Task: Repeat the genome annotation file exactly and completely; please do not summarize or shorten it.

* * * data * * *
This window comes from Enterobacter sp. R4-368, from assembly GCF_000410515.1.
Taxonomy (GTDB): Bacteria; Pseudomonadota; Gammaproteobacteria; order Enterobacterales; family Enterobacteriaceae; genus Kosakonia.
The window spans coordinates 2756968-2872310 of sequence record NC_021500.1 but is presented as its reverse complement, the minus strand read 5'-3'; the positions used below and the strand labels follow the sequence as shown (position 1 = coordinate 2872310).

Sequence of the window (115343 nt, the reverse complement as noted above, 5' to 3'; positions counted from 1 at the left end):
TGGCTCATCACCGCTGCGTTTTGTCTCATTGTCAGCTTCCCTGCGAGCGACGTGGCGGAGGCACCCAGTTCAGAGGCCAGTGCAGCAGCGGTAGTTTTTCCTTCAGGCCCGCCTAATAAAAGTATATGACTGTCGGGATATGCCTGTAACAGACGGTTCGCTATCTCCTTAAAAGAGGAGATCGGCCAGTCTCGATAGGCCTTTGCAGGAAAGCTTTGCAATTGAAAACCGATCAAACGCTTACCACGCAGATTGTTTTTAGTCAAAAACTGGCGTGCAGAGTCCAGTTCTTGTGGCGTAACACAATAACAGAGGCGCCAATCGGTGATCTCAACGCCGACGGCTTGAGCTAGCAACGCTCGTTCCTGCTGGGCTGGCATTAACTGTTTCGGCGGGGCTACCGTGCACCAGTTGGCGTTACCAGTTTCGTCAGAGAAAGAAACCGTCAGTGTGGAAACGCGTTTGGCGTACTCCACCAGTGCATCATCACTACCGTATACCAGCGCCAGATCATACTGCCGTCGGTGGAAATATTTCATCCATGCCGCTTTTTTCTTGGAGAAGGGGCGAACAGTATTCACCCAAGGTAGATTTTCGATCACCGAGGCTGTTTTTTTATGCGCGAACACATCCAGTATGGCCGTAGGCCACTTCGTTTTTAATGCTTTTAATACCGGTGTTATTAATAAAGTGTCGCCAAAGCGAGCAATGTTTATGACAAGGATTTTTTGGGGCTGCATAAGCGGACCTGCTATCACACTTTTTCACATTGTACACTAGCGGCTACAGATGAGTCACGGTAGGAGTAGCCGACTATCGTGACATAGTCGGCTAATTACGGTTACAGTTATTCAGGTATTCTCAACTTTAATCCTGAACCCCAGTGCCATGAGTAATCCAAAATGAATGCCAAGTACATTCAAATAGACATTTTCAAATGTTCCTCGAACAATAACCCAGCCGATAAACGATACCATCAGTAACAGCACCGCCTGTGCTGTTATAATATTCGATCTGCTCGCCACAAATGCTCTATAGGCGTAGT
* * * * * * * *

This window comes from Enterobacter sp. R4-368, from assembly GCF_000410515.1.
Taxonomy (GTDB): Bacteria; Pseudomonadota; Gammaproteobacteria; order Enterobacterales; family Enterobacteriaceae; genus Kosakonia.
The window spans coordinates 2756968-2872310 of sequence record NC_021500.1 but is presented as its reverse complement, the minus strand read 5'-3'; the positions used below and the strand labels follow the sequence as shown (position 1 = coordinate 2872310).

Sequence of the window (115343 nt, the reverse complement as noted above, 5' to 3'; positions counted from 1 at the left end):
TGGCTCATCACCGCTGCGTTTTGTCTCATTGTCAGCTTCCCTGCGAGCGACGTGGCGGAGGCACCCAGTTCAGAGGCCAGTGCAGCAGCGGTAGTTTTTCCTTCAGGCCCGCCTAATAAAAGTATATGACTGTCGGGATATGCCTGTAACAGACGGTTCGCTATCTCCTTAAAAGAGGAGATCGGCCAGTCTCGATAGGCCTTTGCAGGAAAGCTTTGCAATTGAAAACCGATCAAACGCTTACCACGCAGATTGTTTTTAGTCAAAAACTGGCGTGCAGAGTCCAGTTCTTGTGGCGTAACACAATAACAGAGGCGCCAATCGGTGATCTCAACGCCGACGGCTTGAGCTAGCAACGCTCGTTCCTGCTGGGCTGGCATTAACTGTTTCGGCGGGGCTACCGTGCACCAGTTGGCGTTACCAGTTTCGTCAGAGAAAGAAACCGTCAGTGTGGAAACGCGTTTGGCGTACTCCACCAGTGCATCATCACTACCGTATACCAGCGCCAGATCATACTGCCGTCGGTGGAAATATTTCATCCATGCCGCTTTTTTCTTGGAGAAGGGGCGAACAGTATTCACCCAAGGTAGATTTTCGATCACCGAGGCTGTTTTTTTATGCGCGAACACATCCAGTATGGCCGTAGGCCACTTCGTTTTTAATGCTTTTAATACCGGTGTTATTAATAAAGTGTCGCCAAAGCGAGCAATGTTTATGACAAGGATTTTTTGGGGCTGCATAAGCGGACCTGCTATCACACTTTTTCACATTGTACACTAGCGGCTACAGATGAGTCACGGTAGGAGTAGCCGACTATCGTGACATAGTCGGCTAATTACGGTTACAGTTATTCAGGTATTCTCAACTTTAATCCTGAACCCCAGTGCCATGAGTAATCCAAAATGAATGCCAAGTACATTCAAATAGACATTTTCAAATGTTCCTCGAACAATAACCCAGCCGATAAACGATACCATCAGTAACAGCACCGCCTGTGCTGTTATAATATTCGATCTGCTCGCCACAAATGCTCTATAGGCGTAGT